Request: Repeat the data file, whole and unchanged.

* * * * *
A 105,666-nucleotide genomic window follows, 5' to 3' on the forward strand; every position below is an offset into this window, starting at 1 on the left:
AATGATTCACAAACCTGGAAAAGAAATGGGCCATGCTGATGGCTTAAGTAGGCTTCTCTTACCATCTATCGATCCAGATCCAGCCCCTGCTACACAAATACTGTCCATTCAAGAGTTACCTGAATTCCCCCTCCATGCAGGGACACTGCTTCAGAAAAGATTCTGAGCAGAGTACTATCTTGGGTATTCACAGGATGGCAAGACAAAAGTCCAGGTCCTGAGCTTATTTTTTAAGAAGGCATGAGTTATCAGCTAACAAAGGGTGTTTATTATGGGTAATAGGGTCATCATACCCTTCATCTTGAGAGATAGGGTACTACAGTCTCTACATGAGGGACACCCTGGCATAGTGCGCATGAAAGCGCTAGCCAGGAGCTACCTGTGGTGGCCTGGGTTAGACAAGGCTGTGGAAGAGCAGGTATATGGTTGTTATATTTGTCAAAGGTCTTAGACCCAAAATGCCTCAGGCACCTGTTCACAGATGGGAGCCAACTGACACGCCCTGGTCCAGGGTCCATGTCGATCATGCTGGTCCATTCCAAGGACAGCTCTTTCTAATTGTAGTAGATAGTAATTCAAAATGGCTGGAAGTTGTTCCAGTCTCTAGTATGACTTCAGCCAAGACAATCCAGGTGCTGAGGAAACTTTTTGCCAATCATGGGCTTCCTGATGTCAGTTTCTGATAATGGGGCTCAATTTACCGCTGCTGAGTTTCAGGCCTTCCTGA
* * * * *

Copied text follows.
A 105,666-nucleotide genomic window follows, 5' to 3' on the forward strand; every position below is an offset into this window, starting at 1 on the left:
AATGATTCACAAACCTGGAAAAGAAATGGGCCATGCTGATGGCTTAAGTAGGCTTCTCTTACCATCTATCGATCCAGATCCAGCCCCTGCTACACAAATACTGTCCATTCAAGAGTTACCTGAATTCCCCCTCCATGCAGGGACACTGCTTCAGAAAAGATTCTGAGCAGAGTACTATCTTGGGTATTCACAGGATGGCAAGACAAAAGTCCAGGTCCTGAGCTTATTTTTTAAGAAGGCATGAGTTATCAGCTAACAAAGGGTGTTTATTATGGGTAATAGGGTCATCATACCCTTCATCTTGAGAGATAGGGTACTACAGTCTCTACATGAGGGACACCCTGGCATAGTGCGCATGAAAGCGCTAGCCAGGAGCTACCTGTGGTGGCCTGGGTTAGACAAGGCTGTGGAAGAGCAGGTATATGGTTGTTATATTTGTCAAAGGTCTTAGACCCAAAATGCCTCAGGCACCTGTTCACAGATGGGAGCCAACTGACACGCCCTGGTCCAGGGTCCATGTCGATCATGCTGGTCCATTCCAAGGACAGCTCTTTCTAATTGTAGTAGATAGTAATTCAAAATGGCTGGAAGTTGTTCCAGTCTCTAGTATGACTTCAGCCAAGACAATCCAGGTGCTGAGGAAACTTTTTGCCAATCATGGGCTTCCTGATGTCAGTTTCTGATAATGGGGCTCAATTTACCGCTGCTGAGTTTCAGGCCTTCCTGA